Optimism from the next generation
Times are tough. We have been through a crisis of record-high feed ingredient prices only to enter a difficulty of bank credit restrictions and to see the prospect of an economic recession upsetting the demand for our meat.
Times are tough. We have been through a crisis of record-high feed ingredient prices only to enter a difficulty of bank credit restrictions and to see the prospect of an economic recession upsetting the demand for our meat. Against such a background, it was a particular pleasure for me to talk recently to two young cousins who have made commercial pork production their career choice.
On my evening visit, we talked sitting around a table at the farmhouse, on which the mother of the farming family had placed a delicious array of foods to savour. These cousins are very much the next generation of the family enterprise and the talk showed they are convinced that the farm is right to continue its focus on pork.
They are comparatively young but do not call them newcomers to the world of producing pigs. Through their experience of working in the family business and at other farms as part of their technical training, they know all about the problems — the daily challenge of converting a diversity of raw materials into a product that is both reliable and affordable, the constant struggle to find and then to retain skilled workers, and the endless battle to secure a fair price for the meat produced. Far from being gloomy about such matters and about the current environment of costs and prices, however, they have remained remarkably upbeat.
As bright and educated people who understand very well the realities of producing pigs commercially in the new millennium, they insist that commercial pig production still has much to offer to the young. Forget that working with pigs sometimes has a poor image when mentioned to anyone outside farming, they insist. Put aside the competition from other industries that might have been able to pay higher wages for easier work. Remember instead that the world has millions of mouths to feed and that the world likes pork.
In fact, they reminded everyone sitting around that farmhouse table that pork holds an impregnable place as the world's number one meat. Pigmeat accounts for about 4kg out of every 10kg of meats eaten globally each year. That compares with less than 3kg for poultry meat. The other 3kg is composed of a mixture of beef, veal and the remaining meat types.
Now view this popularity alongside the projections made for the growth in the global human population, the cousins added. The number of people passed the 6 billion mark around the turn of the century and has already climbed to almost 6.9 billion in the following years. There is an undeniable need for more meat with which to feed them all.
Distinguishable in the marketplace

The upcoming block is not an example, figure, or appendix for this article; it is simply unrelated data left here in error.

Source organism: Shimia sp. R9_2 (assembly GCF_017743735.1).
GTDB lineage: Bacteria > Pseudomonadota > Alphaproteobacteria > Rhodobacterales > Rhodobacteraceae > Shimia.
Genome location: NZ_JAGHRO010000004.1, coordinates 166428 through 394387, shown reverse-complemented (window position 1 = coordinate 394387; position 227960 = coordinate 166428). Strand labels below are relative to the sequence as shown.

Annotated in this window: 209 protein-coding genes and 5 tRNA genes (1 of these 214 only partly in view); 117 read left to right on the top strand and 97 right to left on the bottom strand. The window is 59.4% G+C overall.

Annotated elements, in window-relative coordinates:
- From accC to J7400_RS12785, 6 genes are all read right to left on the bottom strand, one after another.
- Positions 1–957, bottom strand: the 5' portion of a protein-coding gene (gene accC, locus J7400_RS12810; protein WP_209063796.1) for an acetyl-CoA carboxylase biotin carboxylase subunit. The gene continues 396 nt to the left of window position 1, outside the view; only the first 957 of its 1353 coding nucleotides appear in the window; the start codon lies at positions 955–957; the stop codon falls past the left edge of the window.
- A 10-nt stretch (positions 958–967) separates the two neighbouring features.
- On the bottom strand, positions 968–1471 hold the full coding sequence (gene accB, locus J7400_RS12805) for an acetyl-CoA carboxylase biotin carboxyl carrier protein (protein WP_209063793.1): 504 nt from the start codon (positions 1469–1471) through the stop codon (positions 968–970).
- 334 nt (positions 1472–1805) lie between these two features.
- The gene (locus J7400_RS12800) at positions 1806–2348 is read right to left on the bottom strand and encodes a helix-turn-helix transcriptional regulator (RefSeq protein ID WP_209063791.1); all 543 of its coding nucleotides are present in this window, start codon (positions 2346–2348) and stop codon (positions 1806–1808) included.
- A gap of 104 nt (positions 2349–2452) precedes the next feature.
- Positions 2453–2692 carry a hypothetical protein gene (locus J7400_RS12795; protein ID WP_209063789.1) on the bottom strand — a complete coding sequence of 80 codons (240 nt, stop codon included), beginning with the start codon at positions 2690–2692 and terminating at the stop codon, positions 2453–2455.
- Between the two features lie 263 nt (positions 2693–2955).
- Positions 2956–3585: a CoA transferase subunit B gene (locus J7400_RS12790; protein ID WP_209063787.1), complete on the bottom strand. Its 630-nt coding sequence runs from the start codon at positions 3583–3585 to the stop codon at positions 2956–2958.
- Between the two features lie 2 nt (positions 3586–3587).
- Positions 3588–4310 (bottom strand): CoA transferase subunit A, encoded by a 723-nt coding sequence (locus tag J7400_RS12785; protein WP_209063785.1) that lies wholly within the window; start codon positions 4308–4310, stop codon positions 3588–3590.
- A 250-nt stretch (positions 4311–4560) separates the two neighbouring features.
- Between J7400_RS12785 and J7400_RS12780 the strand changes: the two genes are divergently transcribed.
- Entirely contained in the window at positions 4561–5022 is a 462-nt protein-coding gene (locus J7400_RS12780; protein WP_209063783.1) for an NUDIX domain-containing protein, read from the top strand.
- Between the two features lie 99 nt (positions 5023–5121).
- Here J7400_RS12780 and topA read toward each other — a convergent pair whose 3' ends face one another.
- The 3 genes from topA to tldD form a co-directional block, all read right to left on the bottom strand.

A second compelling reason for optimism, in their view, lies in the necessity that the meat producer must compete. In any industry, they declared, there will always be a place for the producer of an exceptional product. The key factor therefore is to avoid producing only a basic commodity and instead to focus on being distinguishable in terms of description, quality and consistency. The cousins have dedicated themselves to investing in the development of their enterprise to guarantee a top-class product at the right production cost.
There could be no doubting their determination when I met them that evening. As we enjoyed the food placed before us, it was uplifting to hear them express such a firm belief in the future of pork production and in their place in it going forward.
Often at present it feels as if we are in the middle of a guessing game. We have to guess how the financial and economic gloom in many parts of the world is likely to affect our marketplace.
History teaches us that economic well-being and meat consumption go hand in hand. The more affluent people are in terms of their disposable income, the more they will choose to eat animal protein and the more meat they will consume. Presumably, therefore, the reverse applies and a recession of national economies will bring less demand.
Many economists, consultants or crystal-ball gazers have arrived at exactly that conclusion. They define a recession as occurring when a country's economy undergoes zero or minus growth in at least three successive reporting periods. A number of countries are in or approaching a recessionary time by that yardstick. Most expect the fallout to be evident in 2009.
But it is only guesswork how deep this will go and also how long it will last. The sequence from poor bank loans to instability in the banking sector happened rapidly and the descent from there into a credit squeeze and lack of spending power has also been quick. The experts say maybe the recovery to a more normal situation will be equally rapid.
We do know even now that the supply of pork and of competing meats has already been adjusted in anticipation of a drop in demand in the main international markets. Therefore, the impact on the price received by producers should be muted.
What we do not want in this situation is for the world price of oil to shoot back up so that ethanol generation is promoted and less grain is therefore available for feed use.
It is inexcusable that food production remains at the mercy of grain prices which are manipulated by political support for green energy projects.